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Andrew Gonzalez is the Liber Ero Chair in Biodiversity Conservation at McGill University in Montreal.

Mary O’Connor is an associate professor at the University of British Columbia.

Sarah Otto is a University Killam Professor at the University of British Columbia.

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The science academies of the G7 countries have released a declaration on reversing biodiversity loss. The statement emphasizes opportunities for transformational change, including green investments, essential adaptations of the global food and agricultural systems, and the development of a global network for biodiversity monitoring.

Reversing biodiversity loss requires awareness of the extent of the challenges we face. In the Canadian context, do we have sufficient knowledge to establish a science-based pathway to meeting our conservation goals and reversing biodiversity loss? Sadly, we do not. At least, not yet.

Since the founding of the Geological Survey of Canada in 1842 – the country’s oldest scientific agency – we have repeatedly surveyed our geological and mineral resources, and this knowledge has been the bedrock of large sectors of our economy. Yet, in the same 180 years, we have never conducted a systematic survey of Canada’s biodiversity.

Iconic species, such as the polar bear, beaver, caribou, cod, loon and red cedar, are the tip of our biodiversity iceberg, but just two-thirds of Canada’s visible species have been described. The number and whereabouts of small, hard-to-spot and microscopic organisms is almost entirely unknown. For example, the health of Canada’s soils depends on a host of tiny arthropods, including mites, yet best estimates suggest that at least 70 per cent of Canada’s mite species have not been recorded.

In addition to our limited knowledge, the threats to the biodiversity of Canadian ecosystems continue to increase as a result of an anthropogenic cocktail of climate change, land development, overharvesting, pollution and invasive pests. A vivid illustration of the threat society faces is the rapid and irreversible spread of the invasive emerald ash borer, which will likely cost Canada’s cities more than $1-billion.

There are great economic costs to biodiversity loss. A study led by the World Economic Forum in 2020 estimated that more than half of global GDP (US$44-trillion) depends on biodiversity and healthy ecosystems, and is therefore affected by biodiversity loss. Yet a 2021 landmark global assessment authored by Sir Partha Dasgupta stressed that GDP is only part of the picture. GDP is not an inclusive measure of wealth because it ignores depreciation of natural capital associated with the degradation of ecosystems and the loss of biodiversity.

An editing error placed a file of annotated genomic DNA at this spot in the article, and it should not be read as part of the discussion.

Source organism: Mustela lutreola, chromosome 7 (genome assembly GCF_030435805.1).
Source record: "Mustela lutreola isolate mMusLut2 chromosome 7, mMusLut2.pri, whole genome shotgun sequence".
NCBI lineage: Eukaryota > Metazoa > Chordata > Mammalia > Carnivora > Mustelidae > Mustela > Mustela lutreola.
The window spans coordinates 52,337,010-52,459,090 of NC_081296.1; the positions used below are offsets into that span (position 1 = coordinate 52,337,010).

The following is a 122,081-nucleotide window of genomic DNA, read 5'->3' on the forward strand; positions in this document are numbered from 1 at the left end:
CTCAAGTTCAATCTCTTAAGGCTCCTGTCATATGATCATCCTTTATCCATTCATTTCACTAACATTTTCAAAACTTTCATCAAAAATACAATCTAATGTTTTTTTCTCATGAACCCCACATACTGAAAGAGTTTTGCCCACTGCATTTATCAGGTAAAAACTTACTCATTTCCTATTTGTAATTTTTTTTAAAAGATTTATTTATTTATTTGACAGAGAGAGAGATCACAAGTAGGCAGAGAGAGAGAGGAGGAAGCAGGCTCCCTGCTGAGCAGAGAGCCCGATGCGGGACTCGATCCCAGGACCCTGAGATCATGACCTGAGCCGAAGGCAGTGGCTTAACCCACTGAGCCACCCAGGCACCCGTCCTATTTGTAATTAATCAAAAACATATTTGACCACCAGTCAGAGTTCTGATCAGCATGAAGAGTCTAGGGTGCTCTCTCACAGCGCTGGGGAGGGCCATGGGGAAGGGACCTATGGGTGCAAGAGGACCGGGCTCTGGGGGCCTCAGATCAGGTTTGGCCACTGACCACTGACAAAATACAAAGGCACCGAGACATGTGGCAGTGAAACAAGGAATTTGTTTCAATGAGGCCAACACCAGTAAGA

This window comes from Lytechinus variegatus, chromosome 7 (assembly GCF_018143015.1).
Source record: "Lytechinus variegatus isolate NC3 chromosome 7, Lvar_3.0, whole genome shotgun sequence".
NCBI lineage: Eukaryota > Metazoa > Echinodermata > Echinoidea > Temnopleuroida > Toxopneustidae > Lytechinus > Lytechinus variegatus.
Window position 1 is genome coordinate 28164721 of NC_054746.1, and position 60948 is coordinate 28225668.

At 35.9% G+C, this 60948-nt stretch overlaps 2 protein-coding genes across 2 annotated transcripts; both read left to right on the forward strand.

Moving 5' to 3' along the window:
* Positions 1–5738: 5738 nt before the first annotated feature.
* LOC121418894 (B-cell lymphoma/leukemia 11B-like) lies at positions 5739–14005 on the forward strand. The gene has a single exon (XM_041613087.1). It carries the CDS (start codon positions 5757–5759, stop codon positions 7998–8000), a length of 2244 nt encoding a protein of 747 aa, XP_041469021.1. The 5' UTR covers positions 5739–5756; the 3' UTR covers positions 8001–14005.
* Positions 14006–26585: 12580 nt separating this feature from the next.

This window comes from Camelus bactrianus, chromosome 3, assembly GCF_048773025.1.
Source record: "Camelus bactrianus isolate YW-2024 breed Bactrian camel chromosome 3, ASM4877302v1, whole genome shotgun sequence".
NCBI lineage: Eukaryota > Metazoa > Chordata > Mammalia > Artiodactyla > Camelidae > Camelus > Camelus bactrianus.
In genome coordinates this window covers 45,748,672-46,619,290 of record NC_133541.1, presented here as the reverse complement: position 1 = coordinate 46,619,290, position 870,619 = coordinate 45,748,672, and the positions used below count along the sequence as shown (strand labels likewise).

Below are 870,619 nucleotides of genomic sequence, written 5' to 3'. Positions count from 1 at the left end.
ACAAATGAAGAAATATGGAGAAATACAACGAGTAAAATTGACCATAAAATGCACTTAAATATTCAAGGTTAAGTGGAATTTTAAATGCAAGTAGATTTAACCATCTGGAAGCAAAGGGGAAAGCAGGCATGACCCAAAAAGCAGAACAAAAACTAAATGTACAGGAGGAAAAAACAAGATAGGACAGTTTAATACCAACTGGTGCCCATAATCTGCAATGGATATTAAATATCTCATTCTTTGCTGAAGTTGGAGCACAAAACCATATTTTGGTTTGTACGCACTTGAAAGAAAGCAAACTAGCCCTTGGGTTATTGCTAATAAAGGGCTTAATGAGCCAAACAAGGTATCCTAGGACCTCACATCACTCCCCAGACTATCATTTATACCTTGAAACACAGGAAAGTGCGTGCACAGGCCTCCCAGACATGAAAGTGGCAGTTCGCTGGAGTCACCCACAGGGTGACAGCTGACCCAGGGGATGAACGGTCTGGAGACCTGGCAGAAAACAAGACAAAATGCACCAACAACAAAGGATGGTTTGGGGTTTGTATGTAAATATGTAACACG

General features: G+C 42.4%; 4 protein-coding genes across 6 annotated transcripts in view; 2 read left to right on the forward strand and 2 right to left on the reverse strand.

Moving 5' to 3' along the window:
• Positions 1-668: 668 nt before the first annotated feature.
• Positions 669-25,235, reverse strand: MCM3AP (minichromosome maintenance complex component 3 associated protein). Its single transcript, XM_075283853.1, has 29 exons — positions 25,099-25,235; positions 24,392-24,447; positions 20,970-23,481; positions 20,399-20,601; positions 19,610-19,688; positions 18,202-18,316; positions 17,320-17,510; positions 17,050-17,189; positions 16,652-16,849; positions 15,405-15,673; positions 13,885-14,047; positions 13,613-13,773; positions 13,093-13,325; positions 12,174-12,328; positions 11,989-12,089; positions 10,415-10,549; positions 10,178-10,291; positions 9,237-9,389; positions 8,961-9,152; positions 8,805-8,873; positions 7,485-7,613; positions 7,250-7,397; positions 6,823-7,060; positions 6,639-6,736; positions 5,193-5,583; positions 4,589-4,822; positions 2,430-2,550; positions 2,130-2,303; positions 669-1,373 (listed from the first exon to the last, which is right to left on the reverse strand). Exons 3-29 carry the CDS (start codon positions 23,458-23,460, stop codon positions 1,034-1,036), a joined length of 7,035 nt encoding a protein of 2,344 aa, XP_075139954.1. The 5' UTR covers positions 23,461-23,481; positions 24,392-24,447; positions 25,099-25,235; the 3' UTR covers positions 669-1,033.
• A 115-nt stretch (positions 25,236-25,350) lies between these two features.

There are immense benefits to biodiversity conservation. Consider the annual nonmarket ecological value of Canada’s vast boreal ecosystems estimated in 2009 by the Pembina Institute: carbon stored by forests and wetlands ($582-billion), the flood control and water filtered by peatlands ($77-billion), the biodiversity supported by the lakes and rivers ($33.7-billion), the pest control provided by the birds in the forests ($5.4-billion), and the nature-related activities Canadians enjoy every year ($4.5-billion).

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How can we rapidly increase our capacity to monitor Canada’s biodiversity in order to address these challenges and seize the opportunities? Harmonizing and co-ordinating scientific initiatives is key.

While there are substantive pockets of biodiversity information, such as the Global Biodiversity Information Facility, we need to fill the gaps in our knowledge by combining traditional ecological knowledge, biodiversity surveys and taxonomy, with modern technologies designed to observe and monitor biodiversity. These include satellite imagery, acoustic recordings of wildlife, camera trapping and telemetry to track animal movements, and cutting-edge DNA-based technologies that can identify species that are difficult to observe.

Through such actions we can rapidly fill the vast gaps in our knowledge of Canada’s biodiversity and how it is changing.

By learning more about what we have to lose, we can protect it before it is too late. A recent poll by the Nature Conservancy of Canada found that 91 per cent of respondents agreed that more than ever we must invest in protecting and restoring Canada’s natural spaces. Rapidly advancing our knowledge of Canada’s biodiversity will respond to this appetite from Canadians and strengthen our ability to fulfil our commitments to multilateral action such as the aspirations of the G7.

This article is part of a collaboration between The Globe and Mail and the Royal Society of Canada mobilizing independent science and expertise on climate and environmental issues.

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